• In the short term, seek ways of making U.S. government funding accessible to Ethiopian human rights groups by setting up a special ‘human rights and civil society’ fund that is not subject to the 10 percent foreign funding cap. The European Union successfully negotiated such an arrangement with the Ethiopian government. 
  • Welcome the recent release of five journalists and bloggers and call for the release of the remaining 11 journalists and bloggers as well as scores of peaceful opposition activists who are currently in prison.
  • Meet with human rights defenders, civil society activists and recently released journalists and bloggers as a demonstration of U.S government support and solidarity to their cause.

Human Rights and National Security

After Ethiopia’s most competitive elections in 2005 concluded with violence and the detention of hundreds of opposition members and civil society leaders, EPRDF moved to systematize the tools of political control through a series of restrictive legislation backed by intense crackdown on media and civil society intended to silence perceived opponents and critics. As a result, the operational space for legitimate opposition, independent media and human rights activists has been seriously constrained. The ATP is being used to pursue vigorous prosecution of opposition party members and journalists. 

The excesses of Ethiopia’s counter-terrorism operations that include arbitrary arrests, widespread practice of torture, alarming trends of disregard to due process rights of detainees and excessive pre-trial detention have stifled legitimate dissent and created a profound climate of fear. Lack of accountability of security forces is exacerbated by a judiciary that is largely subservient to the executive and lacks institutional autonomy to exercise effective oversight and enforcement of constitutionally guaranteed human rights protections. Freedom House therefore recommends that President Obama:

  • Urge the Ethiopian government to review the provisions of the ATP that lay out an overbroad definition of legitimate activities of journalists and political activists as acts of terror. 
  • Call on Ethiopian authorities to adhere to national and international standards of due process and fair trial in their treatment of detainees under the ATP; and establish an effective mechanism of accountability for law enforcement officials who commit human rights violations.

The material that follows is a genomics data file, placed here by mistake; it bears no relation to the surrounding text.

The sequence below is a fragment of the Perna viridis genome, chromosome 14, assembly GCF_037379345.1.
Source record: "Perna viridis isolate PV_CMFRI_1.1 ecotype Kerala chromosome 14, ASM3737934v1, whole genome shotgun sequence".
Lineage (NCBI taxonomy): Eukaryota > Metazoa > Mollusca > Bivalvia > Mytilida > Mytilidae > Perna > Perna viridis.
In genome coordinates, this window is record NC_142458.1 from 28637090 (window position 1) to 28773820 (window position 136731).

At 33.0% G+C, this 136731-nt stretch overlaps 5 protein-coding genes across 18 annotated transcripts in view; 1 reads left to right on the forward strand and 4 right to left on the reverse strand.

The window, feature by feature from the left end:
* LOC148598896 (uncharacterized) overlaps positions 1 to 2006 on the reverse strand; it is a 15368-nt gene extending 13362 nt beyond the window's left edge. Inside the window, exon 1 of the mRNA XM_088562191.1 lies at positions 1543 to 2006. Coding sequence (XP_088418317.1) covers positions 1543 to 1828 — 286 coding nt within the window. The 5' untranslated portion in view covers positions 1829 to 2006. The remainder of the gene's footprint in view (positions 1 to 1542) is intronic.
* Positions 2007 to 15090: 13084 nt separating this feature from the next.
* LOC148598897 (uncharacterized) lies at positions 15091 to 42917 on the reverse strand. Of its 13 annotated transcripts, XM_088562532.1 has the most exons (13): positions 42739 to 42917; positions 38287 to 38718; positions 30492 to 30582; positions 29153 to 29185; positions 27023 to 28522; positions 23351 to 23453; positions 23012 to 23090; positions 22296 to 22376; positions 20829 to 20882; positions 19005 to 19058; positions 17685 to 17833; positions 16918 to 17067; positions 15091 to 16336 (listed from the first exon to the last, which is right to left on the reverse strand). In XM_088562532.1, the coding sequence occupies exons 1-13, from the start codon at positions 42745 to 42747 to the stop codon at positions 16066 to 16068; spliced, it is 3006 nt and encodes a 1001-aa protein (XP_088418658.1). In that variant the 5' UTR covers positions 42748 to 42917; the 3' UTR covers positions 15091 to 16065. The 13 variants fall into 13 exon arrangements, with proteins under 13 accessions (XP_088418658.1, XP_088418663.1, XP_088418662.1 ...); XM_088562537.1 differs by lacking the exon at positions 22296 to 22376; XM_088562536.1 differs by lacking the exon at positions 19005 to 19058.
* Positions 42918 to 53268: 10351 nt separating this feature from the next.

• Offer US technical assistance in reviewing the ATP to bring it up to international standards, and train law enforcement and judicial personnel in international human rights principles and prudent counter-terrorism techniques.
  • Reiterate the need for civil society to be considered a partner rather than an obstacle in counter-terrorism efforts and stress the role civil society can play in addressing the underlying challenges and gaps that drive extremism.

Support for Human Rights and Democracy Promotion

Given the highly repressive political environment in Ethiopia, it is admittedly difficult to support those who risk their lives to promote democracy and human rights. But it is not impossible, and if such groups are to survive in Ethiopia, they need outside support. Even a small increase in democracy and human rights assistance can have an enormous impact in ensuring that local civil society is able defend the fundamental rights of all Ethiopians. Freedom House recommends that the Obama Administration:

  • Increase USAID’s democracy, human rights, and governance (DRG) budget for Ethiopia to support programs that aim to strengthen independent media and investigative journalism in an effort to stem growing trends of official corruption and other human rights abuses. The Fiscal Year 2015 obligated amount of $350,000 for DRG represents only 1.68 percent of the Agency’s obligated total funding for Ethiopia. 
  • Expand USAID programming to cover much needed capacity building support in digital security and human rights monitoring to civil society and digital activists.